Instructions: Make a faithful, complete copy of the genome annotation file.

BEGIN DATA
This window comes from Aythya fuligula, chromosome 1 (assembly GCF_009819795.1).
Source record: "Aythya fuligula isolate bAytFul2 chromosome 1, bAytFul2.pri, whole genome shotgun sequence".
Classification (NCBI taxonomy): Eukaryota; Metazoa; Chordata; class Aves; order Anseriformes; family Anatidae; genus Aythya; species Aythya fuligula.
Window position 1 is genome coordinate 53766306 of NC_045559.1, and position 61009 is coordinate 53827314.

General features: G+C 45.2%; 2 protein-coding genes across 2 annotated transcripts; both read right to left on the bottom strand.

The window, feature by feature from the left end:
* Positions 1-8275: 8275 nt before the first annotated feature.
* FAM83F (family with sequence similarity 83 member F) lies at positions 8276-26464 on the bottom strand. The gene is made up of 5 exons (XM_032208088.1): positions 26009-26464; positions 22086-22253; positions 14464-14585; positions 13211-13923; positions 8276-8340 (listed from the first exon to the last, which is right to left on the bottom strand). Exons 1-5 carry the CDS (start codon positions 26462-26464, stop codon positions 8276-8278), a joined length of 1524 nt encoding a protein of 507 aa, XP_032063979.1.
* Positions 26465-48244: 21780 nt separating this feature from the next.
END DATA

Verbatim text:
This window comes from Aythya fuligula, chromosome 1 (assembly GCF_009819795.1).
Source record: "Aythya fuligula isolate bAytFul2 chromosome 1, bAytFul2.pri, whole genome shotgun sequence".
Classification (NCBI taxonomy): Eukaryota; Metazoa; Chordata; class Aves; order Anseriformes; family Anatidae; genus Aythya; species Aythya fuligula.
Window position 1 is genome coordinate 53766306 of NC_045559.1, and position 61009 is coordinate 53827314.

General features: G+C 45.2%; 2 protein-coding genes across 2 annotated transcripts; both read right to left on the bottom strand.

The window, feature by feature from the left end:
* Positions 1-8275: 8275 nt before the first annotated feature.
* FAM83F (family with sequence similarity 83 member F) lies at positions 8276-26464 on the bottom strand. The gene is made up of 5 exons (XM_032208088.1): positions 26009-26464; positions 22086-22253; positions 14464-14585; positions 13211-13923; positions 8276-8340 (listed from the first exon to the last, which is right to left on the bottom strand). Exons 1-5 carry the CDS (start codon positions 26462-26464, stop codon positions 8276-8278), a joined length of 1524 nt encoding a protein of 507 aa, XP_032063979.1.
* Positions 26465-48244: 21780 nt separating this feature from the next.